August 1, 2006
"How's My Driving?" and Wikipedia
Late last week the IPLE (Illinois Program in Law and Economics) Summer Reading Group met here in Champaign to discuss Professor Lior Strahilevitz's "'How's My Driving?' for Everyone (and Everything)." We all liked the article, forthcoming in the N.Y.U. Law Review and available from SSRN here, very much. Strahilevitz notes that commercial fleets that used the "How's My Driving?" stickers on their trucks had a demonstrable reduction in accident losses. Not that many people called in to the numbers on the stickers, but apparently truck drivers who knew that people might do so were thereby induced to drive more cautiously than they otherwise might have.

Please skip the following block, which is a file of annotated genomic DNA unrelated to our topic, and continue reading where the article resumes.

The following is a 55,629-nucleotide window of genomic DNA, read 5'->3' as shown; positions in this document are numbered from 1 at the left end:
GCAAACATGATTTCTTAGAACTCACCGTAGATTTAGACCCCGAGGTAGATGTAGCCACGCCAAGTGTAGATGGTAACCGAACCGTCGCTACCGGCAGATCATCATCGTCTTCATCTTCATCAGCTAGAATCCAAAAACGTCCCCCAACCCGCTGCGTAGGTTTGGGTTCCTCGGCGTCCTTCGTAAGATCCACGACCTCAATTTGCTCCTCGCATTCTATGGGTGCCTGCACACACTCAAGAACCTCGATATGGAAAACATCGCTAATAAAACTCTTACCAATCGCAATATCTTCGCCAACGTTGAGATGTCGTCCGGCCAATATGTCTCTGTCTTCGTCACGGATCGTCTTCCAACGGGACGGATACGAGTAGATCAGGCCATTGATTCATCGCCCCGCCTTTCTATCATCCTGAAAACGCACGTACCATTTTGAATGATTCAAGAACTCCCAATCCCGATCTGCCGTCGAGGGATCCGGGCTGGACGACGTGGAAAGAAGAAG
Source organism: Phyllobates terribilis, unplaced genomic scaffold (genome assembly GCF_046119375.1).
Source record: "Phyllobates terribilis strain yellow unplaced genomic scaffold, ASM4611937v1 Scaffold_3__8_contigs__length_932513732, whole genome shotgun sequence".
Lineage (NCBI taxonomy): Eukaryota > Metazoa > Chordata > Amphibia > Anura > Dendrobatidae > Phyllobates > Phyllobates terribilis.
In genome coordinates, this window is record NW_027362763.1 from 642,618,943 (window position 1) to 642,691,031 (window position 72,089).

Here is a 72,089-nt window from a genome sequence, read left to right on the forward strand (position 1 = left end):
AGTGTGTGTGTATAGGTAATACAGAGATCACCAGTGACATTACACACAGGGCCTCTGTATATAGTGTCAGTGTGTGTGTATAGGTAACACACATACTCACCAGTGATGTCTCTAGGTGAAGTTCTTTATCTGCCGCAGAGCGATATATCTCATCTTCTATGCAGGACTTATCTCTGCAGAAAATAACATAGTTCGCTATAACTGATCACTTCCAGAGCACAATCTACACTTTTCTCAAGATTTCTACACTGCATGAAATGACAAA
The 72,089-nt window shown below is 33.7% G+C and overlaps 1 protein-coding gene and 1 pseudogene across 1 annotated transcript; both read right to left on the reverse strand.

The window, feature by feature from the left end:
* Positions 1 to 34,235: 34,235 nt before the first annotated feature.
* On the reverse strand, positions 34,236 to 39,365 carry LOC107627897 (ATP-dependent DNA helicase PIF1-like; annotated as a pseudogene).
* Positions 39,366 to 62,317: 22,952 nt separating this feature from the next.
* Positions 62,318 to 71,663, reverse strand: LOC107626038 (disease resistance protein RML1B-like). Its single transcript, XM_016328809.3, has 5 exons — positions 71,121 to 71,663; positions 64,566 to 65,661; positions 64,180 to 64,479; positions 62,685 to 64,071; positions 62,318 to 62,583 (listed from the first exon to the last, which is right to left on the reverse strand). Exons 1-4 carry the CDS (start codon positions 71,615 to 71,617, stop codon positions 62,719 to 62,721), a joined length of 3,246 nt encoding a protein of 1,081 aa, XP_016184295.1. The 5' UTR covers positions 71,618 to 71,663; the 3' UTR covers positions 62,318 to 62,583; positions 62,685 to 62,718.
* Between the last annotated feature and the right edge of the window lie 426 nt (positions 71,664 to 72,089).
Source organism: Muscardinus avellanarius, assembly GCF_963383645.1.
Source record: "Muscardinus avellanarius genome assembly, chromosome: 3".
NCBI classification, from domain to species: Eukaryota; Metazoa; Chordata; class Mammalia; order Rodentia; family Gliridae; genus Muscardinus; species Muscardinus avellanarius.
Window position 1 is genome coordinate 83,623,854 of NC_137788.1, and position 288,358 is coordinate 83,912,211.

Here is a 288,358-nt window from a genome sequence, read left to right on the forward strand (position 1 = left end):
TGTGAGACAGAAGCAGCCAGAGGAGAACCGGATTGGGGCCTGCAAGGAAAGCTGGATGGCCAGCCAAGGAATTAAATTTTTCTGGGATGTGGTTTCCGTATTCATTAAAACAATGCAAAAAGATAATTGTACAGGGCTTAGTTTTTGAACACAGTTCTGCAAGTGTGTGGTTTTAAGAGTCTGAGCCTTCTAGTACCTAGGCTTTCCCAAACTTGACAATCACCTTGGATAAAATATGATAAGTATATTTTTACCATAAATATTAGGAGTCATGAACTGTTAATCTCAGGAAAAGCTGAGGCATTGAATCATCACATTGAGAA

Strahilevitz proposes that if HMD campaigns work to improve safety for commercial fleets of truck, then they will probably do the same for all the rest of us. So, he explores (and ultimately endorses) a HMDFE ("'How's My Driving?' for Everyone") campaign.
We liked the idea but were skeptical of its practicability. (We also joked about a "How's My Professoring?" program.) One of the factual issues that we thought might bear on the administrability of the HMDFE program was how well such free-form information-aggregation programs as Wikipedia work. None of us knew the answer to that inquiry, but shortly after our luncheon, the most recent New Yorker magazine arrived with a marvelous article about Wikipedia. That article, available here, should, I believe, make one skeptical about the usefulness of HMDFE.
Incidentally, I looked up the entry for "Law and economics" in Wikipedia. It needs some extensive work.
August 1, 2006 | Permalink
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